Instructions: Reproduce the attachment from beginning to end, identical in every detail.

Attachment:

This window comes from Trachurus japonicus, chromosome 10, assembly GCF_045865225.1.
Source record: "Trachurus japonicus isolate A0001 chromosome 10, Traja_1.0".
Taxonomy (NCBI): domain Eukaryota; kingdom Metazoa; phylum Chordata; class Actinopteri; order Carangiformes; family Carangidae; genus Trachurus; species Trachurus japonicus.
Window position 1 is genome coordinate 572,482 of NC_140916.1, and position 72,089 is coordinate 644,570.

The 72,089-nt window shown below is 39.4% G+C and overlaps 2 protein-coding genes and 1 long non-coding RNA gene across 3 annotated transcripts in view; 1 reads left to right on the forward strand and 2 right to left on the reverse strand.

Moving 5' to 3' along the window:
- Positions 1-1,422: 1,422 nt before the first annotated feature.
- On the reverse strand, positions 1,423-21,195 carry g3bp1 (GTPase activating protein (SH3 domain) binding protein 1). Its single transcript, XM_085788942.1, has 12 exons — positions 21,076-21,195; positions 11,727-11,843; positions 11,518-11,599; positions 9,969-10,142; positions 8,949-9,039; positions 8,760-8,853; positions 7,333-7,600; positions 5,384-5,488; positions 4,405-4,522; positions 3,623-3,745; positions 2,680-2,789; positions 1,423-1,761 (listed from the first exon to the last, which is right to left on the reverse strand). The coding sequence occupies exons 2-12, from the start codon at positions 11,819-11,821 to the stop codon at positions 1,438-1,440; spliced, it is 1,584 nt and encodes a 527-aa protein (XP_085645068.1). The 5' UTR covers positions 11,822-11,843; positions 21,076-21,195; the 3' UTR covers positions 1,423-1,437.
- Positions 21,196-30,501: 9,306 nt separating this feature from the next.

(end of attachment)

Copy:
This window comes from Trachurus japonicus, chromosome 10, assembly GCF_045865225.1.
Source record: "Trachurus japonicus isolate A0001 chromosome 10, Traja_1.0".
Taxonomy (NCBI): domain Eukaryota; kingdom Metazoa; phylum Chordata; class Actinopteri; order Carangiformes; family Carangidae; genus Trachurus; species Trachurus japonicus.
Window position 1 is genome coordinate 572,482 of NC_140916.1, and position 72,089 is coordinate 644,570.

The 72,089-nt window shown below is 39.4% G+C and overlaps 2 protein-coding genes and 1 long non-coding RNA gene across 3 annotated transcripts in view; 1 reads left to right on the forward strand and 2 right to left on the reverse strand.

Moving 5' to 3' along the window:
- Positions 1-1,422: 1,422 nt before the first annotated feature.
- On the reverse strand, positions 1,423-21,195 carry g3bp1 (GTPase activating protein (SH3 domain) binding protein 1). Its single transcript, XM_085788942.1, has 12 exons — positions 21,076-21,195; positions 11,727-11,843; positions 11,518-11,599; positions 9,969-10,142; positions 8,949-9,039; positions 8,760-8,853; positions 7,333-7,600; positions 5,384-5,488; positions 4,405-4,522; positions 3,623-3,745; positions 2,680-2,789; positions 1,423-1,761 (listed from the first exon to the last, which is right to left on the reverse strand). The coding sequence occupies exons 2-12, from the start codon at positions 11,819-11,821 to the stop codon at positions 1,438-1,440; spliced, it is 1,584 nt and encodes a 527-aa protein (XP_085645068.1). The 5' UTR covers positions 11,822-11,843; positions 21,076-21,195; the 3' UTR covers positions 1,423-1,437.
- Positions 21,196-30,501: 9,306 nt separating this feature from the next.